Briggs, William

, an eminent physician, was son of Augustine Briggs, esq. who was descended of an ancient family in Norfolk, and had been four times member of parliament for the city of Norwich, where this son was born about the year 1650, although his biographers differ very widely on this point. At thirteen years of age he was sent to Bene’t-college in Cambridge, and placed under the care of Dr. Thomas Tenison, afterwards archbishop of Canterbury, whom he succeeded in his fellowship. He took both his degrees in arts, and was chosen fellow of his college, Nov. 1668. His genius leading him to the study of physic, he travelled into France, where he attended the lectures of the famous anatomist Mons. Vieussens at Montpelier; and, after his return, published his “Ophthalmographia” in 1676. The year following he was created M. D. at Cambridge, and soon after made fellow of the college of physicians of London. In 1682 he quitted his fellowship to his brother; and the same year his “Theory of Vision” was published by Hooke. In 1683 he sent to the royal society a continuation of that discourse, which was published in their Transactions; and the same year was by Charles II. appointed physician to St. Thomas’s hospital. In 1684 he communicated to the royal society two remarkable cases relating to vision, which were likewise printed in their Transactions; and in 1685 published a Latin version of his “Theory of Vision,” at the desire of Mr. (afterwards sir) Isaac Newton, with a recommendatory epistle from him prefixed to it. And for completing this curious and useful subject relating to the eye, he promised, in the preface, two other treatises, one “De usu partium oculi;” and the other “De ejusdem affectibus;” neither of which', however, appears to have been ever published: but, in 1687, came out a second edition of his “Ophthalmographia.” He was afterwards made physician in ordinary to king William, and continued in | great esteem for his skill in his profession till he died at Town-Malling in Kent, Sept. 4, 1704, and was there buried, although a cenotaph is erected to his memory in the church of Holt in Norfolk. He married Hannah, sole daughter and heiress of Edmund Hobart, grandson to sir Henry Hobart, lord chief justice of the common pleas in the reign of James I. by whom he left three children, Mary, Henry, and Hannah. Henry died in 1748, rector of Hoit.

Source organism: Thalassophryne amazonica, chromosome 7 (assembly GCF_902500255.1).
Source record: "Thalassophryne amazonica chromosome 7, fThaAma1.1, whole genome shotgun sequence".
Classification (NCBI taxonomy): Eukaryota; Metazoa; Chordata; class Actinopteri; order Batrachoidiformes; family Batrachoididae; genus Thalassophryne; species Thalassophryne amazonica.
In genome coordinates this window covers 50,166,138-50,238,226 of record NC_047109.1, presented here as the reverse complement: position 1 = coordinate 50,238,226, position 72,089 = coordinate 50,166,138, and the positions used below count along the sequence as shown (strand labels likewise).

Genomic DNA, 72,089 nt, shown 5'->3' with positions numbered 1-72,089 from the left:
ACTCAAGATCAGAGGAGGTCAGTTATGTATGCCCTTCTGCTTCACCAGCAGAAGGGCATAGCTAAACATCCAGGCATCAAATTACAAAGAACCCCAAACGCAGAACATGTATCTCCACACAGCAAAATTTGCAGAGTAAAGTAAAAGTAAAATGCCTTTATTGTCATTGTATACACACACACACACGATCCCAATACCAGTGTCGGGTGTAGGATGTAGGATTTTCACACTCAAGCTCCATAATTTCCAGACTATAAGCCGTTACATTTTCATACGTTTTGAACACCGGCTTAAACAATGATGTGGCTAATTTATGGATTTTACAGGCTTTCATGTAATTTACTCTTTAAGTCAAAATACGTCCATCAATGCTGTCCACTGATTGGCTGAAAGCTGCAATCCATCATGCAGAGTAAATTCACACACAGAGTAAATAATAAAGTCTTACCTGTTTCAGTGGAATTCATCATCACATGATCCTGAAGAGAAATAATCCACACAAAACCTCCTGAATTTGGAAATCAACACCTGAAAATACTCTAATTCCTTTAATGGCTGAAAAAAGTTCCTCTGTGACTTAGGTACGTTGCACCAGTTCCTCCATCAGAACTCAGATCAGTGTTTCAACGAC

Dr. Briggs’s chief patron, during his foreign travels, was the right hon. Ralph Montagu, esq. ambassador of France, and afterwards duke of Montagu. It was through this gentleman’s protection that Dr. Briggs went and studied at Montpelier, under Vieussens, to whom he acknowledged himself chiefly indebted for what skill he had in that science. The doctor was a benefactor to the college in which he had been educated. In order to render the kitchen of it more cleanly and wholesome, he caused it ta be paved with square stones; and gave besides, twenty pounds, for the augmentation of the stock for commons. He made presents, likewise, of books to the library. Dr. Briggs had a brother, Robert Briggs, who was educated in the same college, and succeeded him in his fellowship. He became successively A. B. A. M. and LL. D. was made a fellow of the royal society; and was chosen, on the 7th of February, 1686, professor of law in Gresham college, which office he held to his death, on the 22d of December, 1718. 1


Biog. Brit.—Masters’s Hist, of C. C. C. C.—Ward’s Gresham Professors.— Wood’s Fasti, vol. II.